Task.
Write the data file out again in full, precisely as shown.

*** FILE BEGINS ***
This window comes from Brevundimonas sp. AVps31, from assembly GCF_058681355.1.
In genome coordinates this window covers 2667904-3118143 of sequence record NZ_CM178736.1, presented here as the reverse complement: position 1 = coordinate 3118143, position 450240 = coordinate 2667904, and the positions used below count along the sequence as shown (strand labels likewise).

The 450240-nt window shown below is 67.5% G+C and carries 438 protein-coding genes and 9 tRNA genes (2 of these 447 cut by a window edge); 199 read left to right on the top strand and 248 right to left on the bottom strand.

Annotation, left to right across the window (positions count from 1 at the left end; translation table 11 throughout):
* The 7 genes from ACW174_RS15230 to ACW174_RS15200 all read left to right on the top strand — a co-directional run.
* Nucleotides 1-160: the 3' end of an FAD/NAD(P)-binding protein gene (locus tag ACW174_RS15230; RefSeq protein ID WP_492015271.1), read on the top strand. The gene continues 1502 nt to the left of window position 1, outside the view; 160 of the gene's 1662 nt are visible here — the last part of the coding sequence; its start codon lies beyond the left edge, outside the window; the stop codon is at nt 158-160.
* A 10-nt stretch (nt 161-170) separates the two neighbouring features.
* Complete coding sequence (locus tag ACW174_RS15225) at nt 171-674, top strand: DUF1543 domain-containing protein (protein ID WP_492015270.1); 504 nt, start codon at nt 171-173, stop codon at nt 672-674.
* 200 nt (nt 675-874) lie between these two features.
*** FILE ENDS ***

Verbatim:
This window comes from Brevundimonas sp. AVps31, from assembly GCF_058681355.1.
In genome coordinates this window covers 2667904-3118143 of sequence record NZ_CM178736.1, presented here as the reverse complement: position 1 = coordinate 3118143, position 450240 = coordinate 2667904, and the positions used below count along the sequence as shown (strand labels likewise).

The 450240-nt window shown below is 67.5% G+C and carries 438 protein-coding genes and 9 tRNA genes (2 of these 447 cut by a window edge); 199 read left to right on the top strand and 248 right to left on the bottom strand.

Annotation, left to right across the window (positions count from 1 at the left end; translation table 11 throughout):
* The 7 genes from ACW174_RS15230 to ACW174_RS15200 all read left to right on the top strand — a co-directional run.
* Nucleotides 1-160: the 3' end of an FAD/NAD(P)-binding protein gene (locus tag ACW174_RS15230; RefSeq protein ID WP_492015271.1), read on the top strand. The gene continues 1502 nt to the left of window position 1, outside the view; 160 of the gene's 1662 nt are visible here — the last part of the coding sequence; its start codon lies beyond the left edge, outside the window; the stop codon is at nt 158-160.
* A 10-nt stretch (nt 161-170) separates the two neighbouring features.
* Complete coding sequence (locus tag ACW174_RS15225) at nt 171-674, top strand: DUF1543 domain-containing protein (protein ID WP_492015270.1); 504 nt, start codon at nt 171-173, stop codon at nt 672-674.
* 200 nt (nt 675-874) lie between these two features.